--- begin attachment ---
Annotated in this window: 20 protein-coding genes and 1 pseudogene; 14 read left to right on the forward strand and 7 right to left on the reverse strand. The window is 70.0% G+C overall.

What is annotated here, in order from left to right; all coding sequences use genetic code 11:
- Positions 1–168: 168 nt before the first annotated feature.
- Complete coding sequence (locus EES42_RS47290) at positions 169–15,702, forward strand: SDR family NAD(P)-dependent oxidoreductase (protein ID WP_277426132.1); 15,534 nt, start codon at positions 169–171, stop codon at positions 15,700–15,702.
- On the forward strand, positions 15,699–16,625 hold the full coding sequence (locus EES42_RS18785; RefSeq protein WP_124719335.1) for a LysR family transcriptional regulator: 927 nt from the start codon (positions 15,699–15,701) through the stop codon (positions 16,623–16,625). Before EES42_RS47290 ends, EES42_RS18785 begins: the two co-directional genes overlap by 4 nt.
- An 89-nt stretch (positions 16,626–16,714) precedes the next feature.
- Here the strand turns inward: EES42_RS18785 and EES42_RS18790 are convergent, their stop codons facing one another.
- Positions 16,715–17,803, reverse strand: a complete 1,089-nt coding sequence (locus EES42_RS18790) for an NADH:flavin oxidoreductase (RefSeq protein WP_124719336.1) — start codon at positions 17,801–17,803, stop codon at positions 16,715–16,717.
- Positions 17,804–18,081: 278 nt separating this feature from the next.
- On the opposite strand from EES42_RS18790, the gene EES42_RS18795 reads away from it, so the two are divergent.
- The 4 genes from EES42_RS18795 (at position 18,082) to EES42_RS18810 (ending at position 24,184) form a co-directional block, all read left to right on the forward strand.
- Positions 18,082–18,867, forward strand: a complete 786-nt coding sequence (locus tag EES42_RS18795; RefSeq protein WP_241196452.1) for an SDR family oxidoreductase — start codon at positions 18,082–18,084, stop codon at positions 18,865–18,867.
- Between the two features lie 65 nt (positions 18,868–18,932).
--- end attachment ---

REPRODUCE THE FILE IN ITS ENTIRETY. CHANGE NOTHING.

Annotated in this window: 20 protein-coding genes and 1 pseudogene; 14 read left to right on the forward strand and 7 right to left on the reverse strand. The window is 70.0% G+C overall.

What is annotated here, in order from left to right; all coding sequences use genetic code 11:
- Positions 1–168: 168 nt before the first annotated feature.
- Complete coding sequence (locus EES42_RS47290) at positions 169–15,702, forward strand: SDR family NAD(P)-dependent oxidoreductase (protein ID WP_277426132.1); 15,534 nt, start codon at positions 169–171, stop codon at positions 15,700–15,702.
- On the forward strand, positions 15,699–16,625 hold the full coding sequence (locus EES42_RS18785; RefSeq protein WP_124719335.1) for a LysR family transcriptional regulator: 927 nt from the start codon (positions 15,699–15,701) through the stop codon (positions 16,623–16,625). Before EES42_RS47290 ends, EES42_RS18785 begins: the two co-directional genes overlap by 4 nt.
- An 89-nt stretch (positions 16,626–16,714) precedes the next feature.
- Here the strand turns inward: EES42_RS18785 and EES42_RS18790 are convergent, their stop codons facing one another.
- Positions 16,715–17,803, reverse strand: a complete 1,089-nt coding sequence (locus EES42_RS18790) for an NADH:flavin oxidoreductase (RefSeq protein WP_124719336.1) — start codon at positions 17,801–17,803, stop codon at positions 16,715–16,717.
- Positions 17,804–18,081: 278 nt separating this feature from the next.
- On the opposite strand from EES42_RS18790, the gene EES42_RS18795 reads away from it, so the two are divergent.
- The 4 genes from EES42_RS18795 (at position 18,082) to EES42_RS18810 (ending at position 24,184) form a co-directional block, all read left to right on the forward strand.
- Positions 18,082–18,867, forward strand: a complete 786-nt coding sequence (locus tag EES42_RS18795; RefSeq protein WP_241196452.1) for an SDR family oxidoreductase — start codon at positions 18,082–18,084, stop codon at positions 18,865–18,867.
- Between the two features lie 65 nt (positions 18,868–18,932).